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Medical News
Mediterranean diet tied to better diabetes outcomes, review finds
An analysis revealed type 2 diabetes patients who followed a Mediterranean diet took up to eight years before requiring anti-diabetes medications, compared with six years in those who followed a low-fat diet. Diabetes remission was also more prevalent in the Mediterranean diet group than those in the control group, researchers reported in Diabetes Care. Reuters (4/17)
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Researcher: South Asians' diabetes risk needs more attention
Data on U.S. immigrants showed that those of south Asian descent had a diabetes prevalence of 23%, compared with 6% in whites, 18% in blacks, 17% in Latinos and 13% in Chinese Americans. However, traditional risk factors did not appear to explain the heightened prevalence among south Asians, researchers said. "These data support having a heightened clinical suspicion for diabetes screening in South Asians and using proven lifestyle change counseling to help to deter this risk," researcher Dr. Alka Kanaya said. Medscape (free registration)/Reuters (4/21)
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Legislative and Regulatory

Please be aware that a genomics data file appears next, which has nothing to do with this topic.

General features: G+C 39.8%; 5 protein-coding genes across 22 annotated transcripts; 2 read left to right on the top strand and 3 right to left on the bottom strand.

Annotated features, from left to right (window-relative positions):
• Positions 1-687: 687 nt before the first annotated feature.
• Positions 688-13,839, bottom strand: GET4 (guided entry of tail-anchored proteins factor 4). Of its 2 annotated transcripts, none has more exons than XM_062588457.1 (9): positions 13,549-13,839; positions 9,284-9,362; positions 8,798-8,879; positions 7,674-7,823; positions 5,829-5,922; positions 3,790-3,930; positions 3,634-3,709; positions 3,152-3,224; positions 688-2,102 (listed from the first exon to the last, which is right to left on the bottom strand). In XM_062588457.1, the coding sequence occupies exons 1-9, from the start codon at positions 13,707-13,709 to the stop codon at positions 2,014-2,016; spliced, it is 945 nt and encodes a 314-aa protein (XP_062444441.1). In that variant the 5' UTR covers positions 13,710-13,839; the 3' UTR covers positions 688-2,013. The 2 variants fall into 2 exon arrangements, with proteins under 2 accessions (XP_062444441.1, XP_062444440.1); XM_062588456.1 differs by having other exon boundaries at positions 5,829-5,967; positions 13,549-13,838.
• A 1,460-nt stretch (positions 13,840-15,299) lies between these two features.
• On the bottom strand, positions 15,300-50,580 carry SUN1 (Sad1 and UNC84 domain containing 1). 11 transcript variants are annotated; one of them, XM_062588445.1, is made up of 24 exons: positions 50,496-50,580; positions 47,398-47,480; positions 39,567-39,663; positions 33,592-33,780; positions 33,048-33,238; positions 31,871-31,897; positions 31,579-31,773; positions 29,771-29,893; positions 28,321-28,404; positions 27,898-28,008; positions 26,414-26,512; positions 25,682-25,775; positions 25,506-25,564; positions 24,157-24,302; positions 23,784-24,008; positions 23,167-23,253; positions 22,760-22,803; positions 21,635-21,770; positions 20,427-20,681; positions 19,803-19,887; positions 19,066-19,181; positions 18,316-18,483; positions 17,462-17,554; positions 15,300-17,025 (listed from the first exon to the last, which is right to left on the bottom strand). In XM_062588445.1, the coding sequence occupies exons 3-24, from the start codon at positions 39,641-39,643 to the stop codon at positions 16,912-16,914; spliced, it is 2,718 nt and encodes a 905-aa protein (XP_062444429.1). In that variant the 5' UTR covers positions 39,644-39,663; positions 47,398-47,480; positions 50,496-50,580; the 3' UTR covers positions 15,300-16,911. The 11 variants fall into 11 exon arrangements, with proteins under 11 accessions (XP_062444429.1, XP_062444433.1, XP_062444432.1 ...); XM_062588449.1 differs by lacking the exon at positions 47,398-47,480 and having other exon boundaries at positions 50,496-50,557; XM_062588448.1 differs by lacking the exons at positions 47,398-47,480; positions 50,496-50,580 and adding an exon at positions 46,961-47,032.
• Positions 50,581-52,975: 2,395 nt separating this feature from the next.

AHA asks CMS to implement changes to boost ACO participation
The American Hospital Association is asking the CMS to make participation in the Medicare Shared Savings Program and Pioneer Accountable Care Organization initiatives easier, as the burden the programs put on providers is not sufficiently offset by the shared savings opportunity offered, the group said. Several changes in the programs have been recommended by the AHA to enhance participation, including creating a standard minimum savings rate of 2% at most and establishing more achieveable early goals. Healthcare Informatics online (4/21)
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Specific ACA enrollment figures remain unclear
The Obama administration said more than 8 million Americans signed up for health insurance through an Affordable Care Act exchange, but the number did not include state-specific statistics, information on how many enrollees were previously uninsured or data on how many new enrollees have paid premiums. A Rand Corp. survey estimated that 7.8 million more Americans had purchased health insurance through a channel other than a public marketplace, and about 500,000 of those enrollees were previously uninsured. Politico (Washington, D.C.) (4/20)